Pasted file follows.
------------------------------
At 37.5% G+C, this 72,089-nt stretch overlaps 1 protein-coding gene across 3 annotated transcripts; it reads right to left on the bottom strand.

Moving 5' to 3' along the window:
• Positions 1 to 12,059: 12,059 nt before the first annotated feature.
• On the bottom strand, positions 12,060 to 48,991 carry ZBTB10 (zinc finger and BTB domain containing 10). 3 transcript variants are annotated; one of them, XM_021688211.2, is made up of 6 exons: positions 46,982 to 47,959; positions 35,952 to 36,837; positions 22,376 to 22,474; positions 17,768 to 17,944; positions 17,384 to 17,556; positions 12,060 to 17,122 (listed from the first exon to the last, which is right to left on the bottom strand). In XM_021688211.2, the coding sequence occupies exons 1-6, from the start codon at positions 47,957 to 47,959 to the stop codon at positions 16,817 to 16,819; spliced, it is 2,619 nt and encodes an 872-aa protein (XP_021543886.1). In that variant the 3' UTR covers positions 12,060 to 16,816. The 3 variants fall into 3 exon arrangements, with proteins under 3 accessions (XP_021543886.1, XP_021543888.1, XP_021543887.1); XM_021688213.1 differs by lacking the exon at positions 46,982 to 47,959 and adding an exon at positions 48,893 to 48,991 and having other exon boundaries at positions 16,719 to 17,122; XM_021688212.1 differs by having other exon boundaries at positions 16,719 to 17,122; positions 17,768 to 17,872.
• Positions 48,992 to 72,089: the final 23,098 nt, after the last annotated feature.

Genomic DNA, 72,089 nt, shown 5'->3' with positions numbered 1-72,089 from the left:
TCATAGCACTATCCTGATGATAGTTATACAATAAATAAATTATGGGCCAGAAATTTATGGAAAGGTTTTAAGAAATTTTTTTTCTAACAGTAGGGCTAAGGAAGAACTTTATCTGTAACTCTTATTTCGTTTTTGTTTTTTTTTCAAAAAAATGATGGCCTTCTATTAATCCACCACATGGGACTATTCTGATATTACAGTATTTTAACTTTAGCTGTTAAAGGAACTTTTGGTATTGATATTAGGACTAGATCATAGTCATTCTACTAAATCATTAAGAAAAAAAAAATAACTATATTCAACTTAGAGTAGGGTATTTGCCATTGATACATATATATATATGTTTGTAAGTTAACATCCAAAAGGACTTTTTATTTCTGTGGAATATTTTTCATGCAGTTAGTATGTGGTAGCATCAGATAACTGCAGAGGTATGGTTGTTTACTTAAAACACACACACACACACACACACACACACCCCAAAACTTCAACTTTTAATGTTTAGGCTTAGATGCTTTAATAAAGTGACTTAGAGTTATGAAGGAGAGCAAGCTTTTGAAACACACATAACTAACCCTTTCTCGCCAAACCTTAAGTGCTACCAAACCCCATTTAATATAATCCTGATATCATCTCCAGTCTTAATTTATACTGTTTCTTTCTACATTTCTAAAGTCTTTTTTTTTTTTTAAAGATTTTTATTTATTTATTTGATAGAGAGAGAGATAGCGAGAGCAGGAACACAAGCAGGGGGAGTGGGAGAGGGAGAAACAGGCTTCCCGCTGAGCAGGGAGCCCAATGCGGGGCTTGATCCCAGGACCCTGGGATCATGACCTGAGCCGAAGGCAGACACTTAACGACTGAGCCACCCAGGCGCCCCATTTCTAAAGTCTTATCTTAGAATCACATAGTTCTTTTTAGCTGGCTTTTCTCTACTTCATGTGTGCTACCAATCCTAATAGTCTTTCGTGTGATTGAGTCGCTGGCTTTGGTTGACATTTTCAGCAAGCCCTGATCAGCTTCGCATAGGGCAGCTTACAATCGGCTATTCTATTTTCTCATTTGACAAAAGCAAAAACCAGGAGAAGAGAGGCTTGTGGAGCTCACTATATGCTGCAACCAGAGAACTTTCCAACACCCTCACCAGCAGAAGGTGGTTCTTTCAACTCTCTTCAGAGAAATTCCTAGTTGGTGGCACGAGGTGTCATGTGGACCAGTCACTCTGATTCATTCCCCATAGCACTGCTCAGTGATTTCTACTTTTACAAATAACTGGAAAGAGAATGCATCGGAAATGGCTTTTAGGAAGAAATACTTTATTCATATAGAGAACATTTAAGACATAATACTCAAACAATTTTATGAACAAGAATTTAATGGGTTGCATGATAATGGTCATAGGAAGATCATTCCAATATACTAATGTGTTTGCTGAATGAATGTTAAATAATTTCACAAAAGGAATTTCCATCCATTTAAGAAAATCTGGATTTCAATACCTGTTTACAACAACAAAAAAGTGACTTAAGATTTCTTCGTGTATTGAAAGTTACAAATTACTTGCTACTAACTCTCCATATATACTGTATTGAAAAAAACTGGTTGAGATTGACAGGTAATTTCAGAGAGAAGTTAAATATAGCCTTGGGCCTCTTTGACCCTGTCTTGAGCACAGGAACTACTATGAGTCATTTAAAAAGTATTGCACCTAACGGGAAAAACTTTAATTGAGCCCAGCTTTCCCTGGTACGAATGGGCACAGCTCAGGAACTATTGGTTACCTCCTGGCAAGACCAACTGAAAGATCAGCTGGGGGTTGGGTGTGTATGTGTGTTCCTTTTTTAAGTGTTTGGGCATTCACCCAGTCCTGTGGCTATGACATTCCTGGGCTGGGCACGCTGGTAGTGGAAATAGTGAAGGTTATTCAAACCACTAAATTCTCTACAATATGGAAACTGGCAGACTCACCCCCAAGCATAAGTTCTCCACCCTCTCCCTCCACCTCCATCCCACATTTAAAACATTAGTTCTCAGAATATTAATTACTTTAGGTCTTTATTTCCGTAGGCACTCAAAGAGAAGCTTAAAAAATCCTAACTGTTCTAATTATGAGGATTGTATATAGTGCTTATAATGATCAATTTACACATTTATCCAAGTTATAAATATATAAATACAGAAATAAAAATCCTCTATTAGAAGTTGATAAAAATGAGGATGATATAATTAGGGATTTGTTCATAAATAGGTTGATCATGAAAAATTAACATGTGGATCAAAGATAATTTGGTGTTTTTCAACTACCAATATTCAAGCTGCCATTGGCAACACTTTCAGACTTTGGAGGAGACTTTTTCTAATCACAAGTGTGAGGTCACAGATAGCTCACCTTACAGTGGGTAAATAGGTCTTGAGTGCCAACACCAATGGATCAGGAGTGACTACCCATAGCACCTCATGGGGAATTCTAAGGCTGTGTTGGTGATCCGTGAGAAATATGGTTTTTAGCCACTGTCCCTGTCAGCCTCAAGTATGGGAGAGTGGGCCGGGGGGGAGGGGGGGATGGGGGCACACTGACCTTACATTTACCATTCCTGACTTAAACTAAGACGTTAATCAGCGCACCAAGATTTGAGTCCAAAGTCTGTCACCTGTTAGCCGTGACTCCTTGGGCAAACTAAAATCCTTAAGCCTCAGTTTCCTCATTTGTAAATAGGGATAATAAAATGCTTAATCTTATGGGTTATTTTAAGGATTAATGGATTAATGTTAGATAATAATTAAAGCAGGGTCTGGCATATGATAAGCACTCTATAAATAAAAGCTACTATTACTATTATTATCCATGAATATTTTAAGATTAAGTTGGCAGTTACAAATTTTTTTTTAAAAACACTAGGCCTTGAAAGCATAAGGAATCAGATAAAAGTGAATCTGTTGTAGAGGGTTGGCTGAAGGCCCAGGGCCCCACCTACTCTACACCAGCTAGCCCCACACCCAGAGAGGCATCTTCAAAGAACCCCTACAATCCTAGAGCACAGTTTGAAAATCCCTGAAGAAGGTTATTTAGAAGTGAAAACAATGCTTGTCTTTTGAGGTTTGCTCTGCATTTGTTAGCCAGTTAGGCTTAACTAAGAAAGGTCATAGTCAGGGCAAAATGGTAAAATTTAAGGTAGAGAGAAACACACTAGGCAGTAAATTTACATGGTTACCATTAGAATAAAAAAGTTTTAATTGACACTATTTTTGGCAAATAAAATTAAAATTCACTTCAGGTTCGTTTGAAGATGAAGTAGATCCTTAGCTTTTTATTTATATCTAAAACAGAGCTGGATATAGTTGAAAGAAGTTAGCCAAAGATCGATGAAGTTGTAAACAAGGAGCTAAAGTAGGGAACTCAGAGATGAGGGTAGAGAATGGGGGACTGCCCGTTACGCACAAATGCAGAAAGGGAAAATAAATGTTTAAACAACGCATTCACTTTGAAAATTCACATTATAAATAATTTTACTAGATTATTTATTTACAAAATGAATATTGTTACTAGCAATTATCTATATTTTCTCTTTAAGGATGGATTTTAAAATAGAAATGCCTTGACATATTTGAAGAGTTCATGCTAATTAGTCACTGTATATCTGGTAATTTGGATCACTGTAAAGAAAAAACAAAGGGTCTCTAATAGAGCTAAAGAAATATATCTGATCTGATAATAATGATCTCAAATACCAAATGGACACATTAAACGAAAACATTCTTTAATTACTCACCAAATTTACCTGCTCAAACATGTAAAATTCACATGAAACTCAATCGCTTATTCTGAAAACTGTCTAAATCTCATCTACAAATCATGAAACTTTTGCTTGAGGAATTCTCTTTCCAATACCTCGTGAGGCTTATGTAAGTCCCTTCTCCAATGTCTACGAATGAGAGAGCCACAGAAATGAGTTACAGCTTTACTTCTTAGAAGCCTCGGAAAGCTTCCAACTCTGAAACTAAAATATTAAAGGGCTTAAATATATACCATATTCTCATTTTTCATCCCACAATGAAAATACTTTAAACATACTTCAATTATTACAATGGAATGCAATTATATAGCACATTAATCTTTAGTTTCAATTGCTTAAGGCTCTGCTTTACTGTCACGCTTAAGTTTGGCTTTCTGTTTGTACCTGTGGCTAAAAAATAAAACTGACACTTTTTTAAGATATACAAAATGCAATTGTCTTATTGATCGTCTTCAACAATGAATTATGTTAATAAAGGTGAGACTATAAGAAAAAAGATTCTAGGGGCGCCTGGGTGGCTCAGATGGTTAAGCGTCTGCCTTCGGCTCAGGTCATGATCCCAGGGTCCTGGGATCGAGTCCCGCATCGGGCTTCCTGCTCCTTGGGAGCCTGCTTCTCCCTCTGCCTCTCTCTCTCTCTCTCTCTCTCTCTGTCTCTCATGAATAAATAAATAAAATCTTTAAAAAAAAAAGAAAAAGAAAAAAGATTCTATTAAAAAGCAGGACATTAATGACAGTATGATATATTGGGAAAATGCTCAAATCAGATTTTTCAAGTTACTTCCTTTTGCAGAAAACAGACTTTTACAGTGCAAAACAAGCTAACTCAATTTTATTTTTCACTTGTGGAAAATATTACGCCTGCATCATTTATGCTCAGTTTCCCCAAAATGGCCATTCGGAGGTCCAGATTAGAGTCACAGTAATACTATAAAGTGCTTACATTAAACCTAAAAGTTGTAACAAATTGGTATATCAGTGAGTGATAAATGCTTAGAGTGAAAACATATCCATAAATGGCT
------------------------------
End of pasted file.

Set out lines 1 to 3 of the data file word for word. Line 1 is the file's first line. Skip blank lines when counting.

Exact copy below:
At 37.5% G+C, this 72,089-nt stretch overlaps 1 protein-coding gene across 3 annotated transcripts; it reads right to left on the bottom strand.

Moving 5' to 3' along the window:
• Positions 1 to 12,059: 12,059 nt before the first annotated feature.